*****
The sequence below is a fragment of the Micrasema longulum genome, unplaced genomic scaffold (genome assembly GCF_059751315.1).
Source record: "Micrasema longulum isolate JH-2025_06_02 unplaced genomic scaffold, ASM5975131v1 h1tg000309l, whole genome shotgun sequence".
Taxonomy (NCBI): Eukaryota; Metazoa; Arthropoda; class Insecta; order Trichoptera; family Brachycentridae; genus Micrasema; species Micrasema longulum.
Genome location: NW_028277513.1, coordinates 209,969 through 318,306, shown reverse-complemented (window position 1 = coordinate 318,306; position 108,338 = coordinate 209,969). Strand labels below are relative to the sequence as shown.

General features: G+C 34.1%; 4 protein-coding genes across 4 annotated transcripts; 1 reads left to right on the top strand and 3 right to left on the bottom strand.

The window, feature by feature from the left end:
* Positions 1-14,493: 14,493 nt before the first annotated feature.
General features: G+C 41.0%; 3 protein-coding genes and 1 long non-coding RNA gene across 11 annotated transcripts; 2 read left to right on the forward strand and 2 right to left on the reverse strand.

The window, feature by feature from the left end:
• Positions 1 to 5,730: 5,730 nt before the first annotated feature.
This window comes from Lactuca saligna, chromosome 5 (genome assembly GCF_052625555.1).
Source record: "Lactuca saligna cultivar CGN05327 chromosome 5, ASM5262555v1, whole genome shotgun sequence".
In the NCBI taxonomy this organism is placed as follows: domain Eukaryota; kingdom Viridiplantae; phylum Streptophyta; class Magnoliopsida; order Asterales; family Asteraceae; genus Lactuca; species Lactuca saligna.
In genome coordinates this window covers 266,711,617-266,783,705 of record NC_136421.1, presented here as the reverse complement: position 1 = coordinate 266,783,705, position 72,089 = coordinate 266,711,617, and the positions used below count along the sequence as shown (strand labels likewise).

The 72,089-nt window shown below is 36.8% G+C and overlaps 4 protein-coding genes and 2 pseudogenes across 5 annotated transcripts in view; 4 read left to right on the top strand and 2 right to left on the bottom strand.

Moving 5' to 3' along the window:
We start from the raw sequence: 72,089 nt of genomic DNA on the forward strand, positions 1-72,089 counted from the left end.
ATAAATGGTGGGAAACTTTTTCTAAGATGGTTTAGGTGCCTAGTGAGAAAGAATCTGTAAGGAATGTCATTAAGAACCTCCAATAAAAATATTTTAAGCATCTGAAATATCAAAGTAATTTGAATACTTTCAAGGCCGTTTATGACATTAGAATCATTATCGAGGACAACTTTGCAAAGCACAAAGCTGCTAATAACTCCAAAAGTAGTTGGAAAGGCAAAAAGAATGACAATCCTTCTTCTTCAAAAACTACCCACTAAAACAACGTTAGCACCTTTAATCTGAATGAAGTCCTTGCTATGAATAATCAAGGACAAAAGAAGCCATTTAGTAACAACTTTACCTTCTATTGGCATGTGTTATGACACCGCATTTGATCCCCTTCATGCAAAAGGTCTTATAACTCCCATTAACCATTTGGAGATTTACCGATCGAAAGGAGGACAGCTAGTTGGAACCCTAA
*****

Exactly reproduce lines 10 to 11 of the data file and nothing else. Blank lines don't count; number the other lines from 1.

• Positions 1 to 5,730: 5,730 nt before the first annotated feature.
This window comes from Lactuca saligna, chromosome 5 (genome assembly GCF_052625555.1).